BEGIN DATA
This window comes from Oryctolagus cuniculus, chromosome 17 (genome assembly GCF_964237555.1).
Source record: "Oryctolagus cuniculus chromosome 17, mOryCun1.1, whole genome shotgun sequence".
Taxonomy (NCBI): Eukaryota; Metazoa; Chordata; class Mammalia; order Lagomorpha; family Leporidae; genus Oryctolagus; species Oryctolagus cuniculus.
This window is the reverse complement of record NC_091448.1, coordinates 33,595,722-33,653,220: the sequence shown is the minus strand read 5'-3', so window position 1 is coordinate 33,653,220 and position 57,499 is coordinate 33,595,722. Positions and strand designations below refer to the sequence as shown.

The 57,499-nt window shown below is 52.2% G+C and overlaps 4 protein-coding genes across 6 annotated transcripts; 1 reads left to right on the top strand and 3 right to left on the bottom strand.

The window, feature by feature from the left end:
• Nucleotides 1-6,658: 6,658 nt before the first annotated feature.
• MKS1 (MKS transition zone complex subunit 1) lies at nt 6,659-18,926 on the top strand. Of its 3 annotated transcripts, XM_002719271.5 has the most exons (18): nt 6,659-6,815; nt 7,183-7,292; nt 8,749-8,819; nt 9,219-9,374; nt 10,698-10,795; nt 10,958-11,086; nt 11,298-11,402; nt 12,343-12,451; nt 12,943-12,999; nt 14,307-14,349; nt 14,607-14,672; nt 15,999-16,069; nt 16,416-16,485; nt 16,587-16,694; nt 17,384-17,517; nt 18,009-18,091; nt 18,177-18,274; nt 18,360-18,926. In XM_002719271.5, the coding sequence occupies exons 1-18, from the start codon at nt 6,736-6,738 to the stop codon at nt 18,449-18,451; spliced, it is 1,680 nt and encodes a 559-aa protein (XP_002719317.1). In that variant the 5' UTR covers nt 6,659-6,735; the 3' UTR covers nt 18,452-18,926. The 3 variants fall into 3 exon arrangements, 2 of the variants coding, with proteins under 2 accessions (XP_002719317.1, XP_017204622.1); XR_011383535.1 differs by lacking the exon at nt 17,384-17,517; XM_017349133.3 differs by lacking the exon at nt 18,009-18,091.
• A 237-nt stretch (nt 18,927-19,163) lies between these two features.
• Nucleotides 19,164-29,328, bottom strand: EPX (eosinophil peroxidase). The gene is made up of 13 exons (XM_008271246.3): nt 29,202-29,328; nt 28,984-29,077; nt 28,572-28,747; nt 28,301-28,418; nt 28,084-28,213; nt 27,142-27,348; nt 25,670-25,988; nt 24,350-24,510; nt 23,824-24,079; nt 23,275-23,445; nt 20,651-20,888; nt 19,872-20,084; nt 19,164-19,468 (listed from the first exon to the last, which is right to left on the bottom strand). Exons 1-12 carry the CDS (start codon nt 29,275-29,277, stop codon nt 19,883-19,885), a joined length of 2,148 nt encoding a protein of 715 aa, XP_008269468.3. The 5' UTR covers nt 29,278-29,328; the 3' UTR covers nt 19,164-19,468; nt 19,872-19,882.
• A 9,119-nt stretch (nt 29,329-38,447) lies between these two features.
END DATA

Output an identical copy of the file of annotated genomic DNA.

This window comes from Oryctolagus cuniculus, chromosome 17 (genome assembly GCF_964237555.1).
Source record: "Oryctolagus cuniculus chromosome 17, mOryCun1.1, whole genome shotgun sequence".
Taxonomy (NCBI): Eukaryota; Metazoa; Chordata; class Mammalia; order Lagomorpha; family Leporidae; genus Oryctolagus; species Oryctolagus cuniculus.
This window is the reverse complement of record NC_091448.1, coordinates 33,595,722-33,653,220: the sequence shown is the minus strand read 5'-3', so window position 1 is coordinate 33,653,220 and position 57,499 is coordinate 33,595,722. Positions and strand designations below refer to the sequence as shown.

The 57,499-nt window shown below is 52.2% G+C and overlaps 4 protein-coding genes across 6 annotated transcripts; 1 reads left to right on the top strand and 3 right to left on the bottom strand.

The window, feature by feature from the left end:
• Nucleotides 1-6,658: 6,658 nt before the first annotated feature.
• MKS1 (MKS transition zone complex subunit 1) lies at nt 6,659-18,926 on the top strand. Of its 3 annotated transcripts, XM_002719271.5 has the most exons (18): nt 6,659-6,815; nt 7,183-7,292; nt 8,749-8,819; nt 9,219-9,374; nt 10,698-10,795; nt 10,958-11,086; nt 11,298-11,402; nt 12,343-12,451; nt 12,943-12,999; nt 14,307-14,349; nt 14,607-14,672; nt 15,999-16,069; nt 16,416-16,485; nt 16,587-16,694; nt 17,384-17,517; nt 18,009-18,091; nt 18,177-18,274; nt 18,360-18,926. In XM_002719271.5, the coding sequence occupies exons 1-18, from the start codon at nt 6,736-6,738 to the stop codon at nt 18,449-18,451; spliced, it is 1,680 nt and encodes a 559-aa protein (XP_002719317.1). In that variant the 5' UTR covers nt 6,659-6,735; the 3' UTR covers nt 18,452-18,926. The 3 variants fall into 3 exon arrangements, 2 of the variants coding, with proteins under 2 accessions (XP_002719317.1, XP_017204622.1); XR_011383535.1 differs by lacking the exon at nt 17,384-17,517; XM_017349133.3 differs by lacking the exon at nt 18,009-18,091.
• A 237-nt stretch (nt 18,927-19,163) lies between these two features.
• Nucleotides 19,164-29,328, bottom strand: EPX (eosinophil peroxidase). The gene is made up of 13 exons (XM_008271246.3): nt 29,202-29,328; nt 28,984-29,077; nt 28,572-28,747; nt 28,301-28,418; nt 28,084-28,213; nt 27,142-27,348; nt 25,670-25,988; nt 24,350-24,510; nt 23,824-24,079; nt 23,275-23,445; nt 20,651-20,888; nt 19,872-20,084; nt 19,164-19,468 (listed from the first exon to the last, which is right to left on the bottom strand). Exons 1-12 carry the CDS (start codon nt 29,275-29,277, stop codon nt 19,883-19,885), a joined length of 2,148 nt encoding a protein of 715 aa, XP_008269468.3. The 5' UTR covers nt 29,278-29,328; the 3' UTR covers nt 19,164-19,468; nt 19,872-19,882.
• A 9,119-nt stretch (nt 29,329-38,447) lies between these two features.